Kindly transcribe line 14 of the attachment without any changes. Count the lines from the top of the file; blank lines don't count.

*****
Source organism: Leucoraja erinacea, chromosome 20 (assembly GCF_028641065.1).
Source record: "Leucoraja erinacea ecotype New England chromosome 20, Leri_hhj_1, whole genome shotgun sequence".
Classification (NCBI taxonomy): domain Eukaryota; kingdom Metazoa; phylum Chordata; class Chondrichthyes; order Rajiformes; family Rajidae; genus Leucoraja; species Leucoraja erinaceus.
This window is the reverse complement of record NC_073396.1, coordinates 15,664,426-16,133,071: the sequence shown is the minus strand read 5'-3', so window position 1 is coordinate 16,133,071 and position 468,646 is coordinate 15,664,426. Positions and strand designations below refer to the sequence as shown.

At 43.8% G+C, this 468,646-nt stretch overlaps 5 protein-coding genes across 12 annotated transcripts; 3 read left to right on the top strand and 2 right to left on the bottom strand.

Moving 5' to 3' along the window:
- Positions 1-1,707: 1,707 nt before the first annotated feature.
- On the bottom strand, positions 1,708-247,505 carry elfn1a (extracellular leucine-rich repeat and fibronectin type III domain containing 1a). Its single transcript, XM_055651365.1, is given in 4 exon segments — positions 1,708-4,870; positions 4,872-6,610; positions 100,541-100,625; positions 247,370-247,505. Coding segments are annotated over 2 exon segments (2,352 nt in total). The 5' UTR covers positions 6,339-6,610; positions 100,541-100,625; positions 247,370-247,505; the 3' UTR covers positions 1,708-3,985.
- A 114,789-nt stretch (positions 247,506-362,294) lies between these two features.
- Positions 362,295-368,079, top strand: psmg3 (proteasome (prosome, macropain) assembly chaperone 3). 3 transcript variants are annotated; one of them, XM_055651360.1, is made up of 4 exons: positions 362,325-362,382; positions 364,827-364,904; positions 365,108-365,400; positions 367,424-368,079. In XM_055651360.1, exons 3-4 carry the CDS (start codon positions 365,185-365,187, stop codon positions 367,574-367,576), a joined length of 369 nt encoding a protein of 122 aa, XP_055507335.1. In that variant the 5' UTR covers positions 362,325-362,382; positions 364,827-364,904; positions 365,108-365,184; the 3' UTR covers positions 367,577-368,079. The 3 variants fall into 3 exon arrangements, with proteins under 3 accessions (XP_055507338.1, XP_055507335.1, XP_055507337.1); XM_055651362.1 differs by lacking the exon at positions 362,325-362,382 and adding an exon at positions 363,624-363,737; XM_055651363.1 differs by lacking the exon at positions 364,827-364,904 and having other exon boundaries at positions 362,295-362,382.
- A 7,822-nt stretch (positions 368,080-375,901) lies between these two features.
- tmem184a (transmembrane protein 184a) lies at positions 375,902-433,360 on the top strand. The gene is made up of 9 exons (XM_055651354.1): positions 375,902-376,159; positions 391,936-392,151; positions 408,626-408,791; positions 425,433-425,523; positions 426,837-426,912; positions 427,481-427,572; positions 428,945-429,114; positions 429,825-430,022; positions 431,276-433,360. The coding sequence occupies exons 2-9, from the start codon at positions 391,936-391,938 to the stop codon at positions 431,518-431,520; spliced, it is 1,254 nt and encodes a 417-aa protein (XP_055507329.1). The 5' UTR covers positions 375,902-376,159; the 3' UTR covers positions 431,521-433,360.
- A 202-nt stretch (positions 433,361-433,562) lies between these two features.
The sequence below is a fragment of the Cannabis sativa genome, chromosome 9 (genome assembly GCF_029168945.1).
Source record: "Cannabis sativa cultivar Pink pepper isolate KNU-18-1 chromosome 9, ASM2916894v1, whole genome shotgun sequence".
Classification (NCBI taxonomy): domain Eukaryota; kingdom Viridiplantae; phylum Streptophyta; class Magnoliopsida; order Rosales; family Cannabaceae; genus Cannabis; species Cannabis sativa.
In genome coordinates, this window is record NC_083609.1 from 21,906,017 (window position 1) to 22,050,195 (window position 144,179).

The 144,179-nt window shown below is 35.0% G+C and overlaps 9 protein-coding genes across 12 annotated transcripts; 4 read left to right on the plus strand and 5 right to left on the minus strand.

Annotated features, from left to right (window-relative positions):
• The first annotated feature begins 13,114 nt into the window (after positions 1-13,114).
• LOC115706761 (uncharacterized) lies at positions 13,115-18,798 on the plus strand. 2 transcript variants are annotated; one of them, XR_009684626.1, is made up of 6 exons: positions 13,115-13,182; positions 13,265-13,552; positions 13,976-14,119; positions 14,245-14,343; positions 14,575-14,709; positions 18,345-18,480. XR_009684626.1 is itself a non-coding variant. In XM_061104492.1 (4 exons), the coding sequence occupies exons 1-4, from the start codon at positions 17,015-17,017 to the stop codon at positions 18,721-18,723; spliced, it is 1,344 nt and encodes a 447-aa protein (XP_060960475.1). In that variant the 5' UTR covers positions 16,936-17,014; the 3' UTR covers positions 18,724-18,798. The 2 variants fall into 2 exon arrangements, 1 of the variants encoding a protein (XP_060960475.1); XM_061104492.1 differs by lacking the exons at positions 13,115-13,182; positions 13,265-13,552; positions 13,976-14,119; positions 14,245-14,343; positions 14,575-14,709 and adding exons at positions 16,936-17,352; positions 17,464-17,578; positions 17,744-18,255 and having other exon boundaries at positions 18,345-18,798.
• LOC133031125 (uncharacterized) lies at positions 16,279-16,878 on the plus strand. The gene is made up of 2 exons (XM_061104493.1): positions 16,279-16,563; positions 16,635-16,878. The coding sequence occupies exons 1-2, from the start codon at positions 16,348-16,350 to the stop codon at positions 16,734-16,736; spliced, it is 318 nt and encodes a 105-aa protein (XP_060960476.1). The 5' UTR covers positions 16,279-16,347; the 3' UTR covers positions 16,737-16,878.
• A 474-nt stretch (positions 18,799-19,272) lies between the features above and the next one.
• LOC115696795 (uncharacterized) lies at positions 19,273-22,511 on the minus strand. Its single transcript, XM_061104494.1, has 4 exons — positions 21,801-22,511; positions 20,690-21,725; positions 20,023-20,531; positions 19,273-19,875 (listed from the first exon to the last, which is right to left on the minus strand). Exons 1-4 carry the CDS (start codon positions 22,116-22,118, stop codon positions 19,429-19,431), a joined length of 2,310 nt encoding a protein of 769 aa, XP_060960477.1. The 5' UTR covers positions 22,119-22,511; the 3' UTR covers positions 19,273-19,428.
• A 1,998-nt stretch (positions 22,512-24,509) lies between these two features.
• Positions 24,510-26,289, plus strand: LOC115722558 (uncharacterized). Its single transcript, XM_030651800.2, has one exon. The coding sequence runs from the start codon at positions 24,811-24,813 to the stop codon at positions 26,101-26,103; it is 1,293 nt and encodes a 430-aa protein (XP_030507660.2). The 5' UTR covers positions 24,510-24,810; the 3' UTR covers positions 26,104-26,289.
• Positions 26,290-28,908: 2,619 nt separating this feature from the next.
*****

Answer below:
The sequence below is a fragment of the Cannabis sativa genome, chromosome 9 (genome assembly GCF_029168945.1).